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A Terrible Pie Chart

I saw this graphic reblogged by NPR on Tumblr (originally posted by Luminous Enchiladas, though I can't be sure of the creator), and I must say that it is impressive.

Olympics vs Mars

Olympics vs Mars

There are some pretty substantial problems with this impressively bad graphic.

  • Pie charts should only be used when comparing parts to a whole. The $17.5 billion dollars that went to the Olympics and the Curiosity Rover wasn't a priori some whole amount of money. Treating it as "the whole" implies that there was only $17.5 billion dollars from wherever to be spent, and that it was spent only on the Olympics and Mars.
  • The pieces of the pie chart aren't labeled with the dollar amounts. Instead, the pieces are labeled with the piece's name which does address a complaint with pie charts (namely that the reader needs to continually look back and forth from the chart to the key). Because there are only two pieces, there is room for including the dollar figures in the chart area. With more complicated charts, this wouldn't be the case.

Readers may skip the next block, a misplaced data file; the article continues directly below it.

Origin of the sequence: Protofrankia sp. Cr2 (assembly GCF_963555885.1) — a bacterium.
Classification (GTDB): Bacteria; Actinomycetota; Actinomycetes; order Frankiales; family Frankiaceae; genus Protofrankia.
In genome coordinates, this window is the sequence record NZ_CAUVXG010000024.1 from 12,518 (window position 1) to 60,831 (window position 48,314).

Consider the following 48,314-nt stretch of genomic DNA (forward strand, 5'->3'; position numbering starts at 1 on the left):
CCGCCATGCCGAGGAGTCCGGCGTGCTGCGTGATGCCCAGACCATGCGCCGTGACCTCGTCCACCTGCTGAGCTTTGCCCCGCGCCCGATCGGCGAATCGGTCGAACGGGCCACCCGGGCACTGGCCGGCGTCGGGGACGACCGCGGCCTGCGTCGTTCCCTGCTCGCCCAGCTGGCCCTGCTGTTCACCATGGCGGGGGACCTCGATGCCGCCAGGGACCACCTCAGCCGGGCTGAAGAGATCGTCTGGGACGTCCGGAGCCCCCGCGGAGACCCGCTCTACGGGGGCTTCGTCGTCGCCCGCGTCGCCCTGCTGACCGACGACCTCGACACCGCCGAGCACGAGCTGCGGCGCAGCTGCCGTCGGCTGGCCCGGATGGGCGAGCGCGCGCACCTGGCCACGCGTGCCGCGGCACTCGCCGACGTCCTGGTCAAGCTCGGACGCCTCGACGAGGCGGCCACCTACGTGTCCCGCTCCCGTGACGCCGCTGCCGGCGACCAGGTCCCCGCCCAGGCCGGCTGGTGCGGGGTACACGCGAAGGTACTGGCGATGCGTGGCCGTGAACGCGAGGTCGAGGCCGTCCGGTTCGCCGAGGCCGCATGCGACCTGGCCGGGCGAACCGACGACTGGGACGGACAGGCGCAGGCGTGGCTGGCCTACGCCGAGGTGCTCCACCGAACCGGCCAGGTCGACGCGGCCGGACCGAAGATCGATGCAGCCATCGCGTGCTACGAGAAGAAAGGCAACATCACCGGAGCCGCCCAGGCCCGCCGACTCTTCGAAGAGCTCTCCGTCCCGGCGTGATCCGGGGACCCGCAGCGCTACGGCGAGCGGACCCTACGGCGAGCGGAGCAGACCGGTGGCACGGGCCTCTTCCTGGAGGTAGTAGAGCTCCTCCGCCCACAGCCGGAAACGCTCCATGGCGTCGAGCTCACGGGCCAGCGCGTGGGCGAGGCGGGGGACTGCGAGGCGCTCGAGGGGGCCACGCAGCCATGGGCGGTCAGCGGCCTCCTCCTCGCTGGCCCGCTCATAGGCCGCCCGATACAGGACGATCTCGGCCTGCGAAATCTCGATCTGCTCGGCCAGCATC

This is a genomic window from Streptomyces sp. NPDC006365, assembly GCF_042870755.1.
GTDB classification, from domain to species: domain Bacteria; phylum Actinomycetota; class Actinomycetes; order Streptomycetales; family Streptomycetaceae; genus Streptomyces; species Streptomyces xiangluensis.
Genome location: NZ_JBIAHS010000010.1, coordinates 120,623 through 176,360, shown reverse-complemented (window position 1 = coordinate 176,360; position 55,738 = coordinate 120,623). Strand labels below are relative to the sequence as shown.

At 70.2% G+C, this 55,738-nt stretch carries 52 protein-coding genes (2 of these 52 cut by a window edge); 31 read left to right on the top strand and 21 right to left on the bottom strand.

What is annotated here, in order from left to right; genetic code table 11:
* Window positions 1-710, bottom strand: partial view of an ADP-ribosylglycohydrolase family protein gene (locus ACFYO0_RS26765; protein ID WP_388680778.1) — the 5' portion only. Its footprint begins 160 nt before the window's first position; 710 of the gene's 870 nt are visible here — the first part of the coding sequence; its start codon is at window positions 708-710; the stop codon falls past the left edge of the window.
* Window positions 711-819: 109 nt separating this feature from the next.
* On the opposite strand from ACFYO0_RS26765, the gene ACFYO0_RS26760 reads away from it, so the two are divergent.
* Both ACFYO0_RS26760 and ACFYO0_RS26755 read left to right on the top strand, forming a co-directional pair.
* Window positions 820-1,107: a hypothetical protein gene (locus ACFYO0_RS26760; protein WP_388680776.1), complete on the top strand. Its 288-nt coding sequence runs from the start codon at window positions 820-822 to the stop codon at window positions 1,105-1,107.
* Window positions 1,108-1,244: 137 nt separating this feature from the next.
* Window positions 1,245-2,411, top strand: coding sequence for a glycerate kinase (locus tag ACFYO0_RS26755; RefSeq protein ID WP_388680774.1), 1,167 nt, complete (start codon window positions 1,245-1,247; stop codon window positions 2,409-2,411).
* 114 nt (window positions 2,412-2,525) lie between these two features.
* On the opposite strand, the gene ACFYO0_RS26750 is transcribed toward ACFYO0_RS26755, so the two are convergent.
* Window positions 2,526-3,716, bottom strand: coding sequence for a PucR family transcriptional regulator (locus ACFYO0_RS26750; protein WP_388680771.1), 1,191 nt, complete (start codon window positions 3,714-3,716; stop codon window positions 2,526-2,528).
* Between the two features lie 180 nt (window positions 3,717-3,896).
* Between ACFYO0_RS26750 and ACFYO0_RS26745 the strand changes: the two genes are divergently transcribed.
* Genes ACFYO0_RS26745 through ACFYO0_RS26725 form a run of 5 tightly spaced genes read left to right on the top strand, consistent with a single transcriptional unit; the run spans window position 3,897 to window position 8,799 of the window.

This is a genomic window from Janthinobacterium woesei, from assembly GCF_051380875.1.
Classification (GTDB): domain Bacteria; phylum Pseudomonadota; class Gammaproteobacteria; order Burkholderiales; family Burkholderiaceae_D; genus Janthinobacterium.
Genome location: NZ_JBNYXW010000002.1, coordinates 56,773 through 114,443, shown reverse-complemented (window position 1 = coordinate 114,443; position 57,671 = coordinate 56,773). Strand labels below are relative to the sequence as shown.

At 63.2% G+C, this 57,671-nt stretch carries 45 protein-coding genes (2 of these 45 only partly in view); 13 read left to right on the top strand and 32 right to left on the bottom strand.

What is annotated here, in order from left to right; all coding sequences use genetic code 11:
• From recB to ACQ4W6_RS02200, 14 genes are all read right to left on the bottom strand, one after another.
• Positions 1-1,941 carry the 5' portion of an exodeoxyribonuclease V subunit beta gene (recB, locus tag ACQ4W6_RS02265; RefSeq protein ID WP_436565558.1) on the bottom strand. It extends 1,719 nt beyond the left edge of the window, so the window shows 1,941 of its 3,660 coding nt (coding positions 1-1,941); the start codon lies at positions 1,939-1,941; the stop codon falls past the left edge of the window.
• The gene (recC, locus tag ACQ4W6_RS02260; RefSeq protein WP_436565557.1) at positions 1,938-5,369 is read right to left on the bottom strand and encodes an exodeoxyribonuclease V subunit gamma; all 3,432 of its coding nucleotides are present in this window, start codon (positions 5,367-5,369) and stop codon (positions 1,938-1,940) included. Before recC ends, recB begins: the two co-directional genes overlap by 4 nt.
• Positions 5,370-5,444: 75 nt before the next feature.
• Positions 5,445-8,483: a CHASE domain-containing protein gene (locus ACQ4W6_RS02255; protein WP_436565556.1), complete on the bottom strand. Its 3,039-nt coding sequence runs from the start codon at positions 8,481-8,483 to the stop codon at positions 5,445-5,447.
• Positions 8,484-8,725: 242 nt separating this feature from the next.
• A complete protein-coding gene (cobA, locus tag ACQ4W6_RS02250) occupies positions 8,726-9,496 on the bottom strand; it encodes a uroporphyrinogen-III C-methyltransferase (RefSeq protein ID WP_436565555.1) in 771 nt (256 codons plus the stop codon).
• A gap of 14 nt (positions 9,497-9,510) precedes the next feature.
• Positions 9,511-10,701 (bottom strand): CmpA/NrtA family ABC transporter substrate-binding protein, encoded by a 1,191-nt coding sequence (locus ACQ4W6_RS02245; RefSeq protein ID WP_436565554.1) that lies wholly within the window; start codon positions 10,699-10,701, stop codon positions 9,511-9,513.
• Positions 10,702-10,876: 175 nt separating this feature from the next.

• This chart uses an unnecessary "3D" effect which obscures the true areas being compared. A flat pie chart would be less misleading.

Additionally, there are some general problems with pie charts which make them inferior to other charts (specifically bar charts):

  • Comparing areas is difficult. Cleveland (1985) writes about how area comparisons are subject to bias, and Schmid (1983) specifically describes how, when comparing two circles (e.g. two pie charts of different size used to indicate change over time), the area of the larger circle is underestimated relative to the smaller.
  • Comparing angles is difficult. Cleveland (1985) states that ordering the sections of a pie chart is prone to error based on earlier empirical research.


  • Cleveland, W. S. (1985). The elements of graphing data. Monterey, Calif: Wadsworth Advanced Books and Software.
  • Schmid, C. F. (1983). Statistical graphics: Design principles and practices. New York: Wiley.

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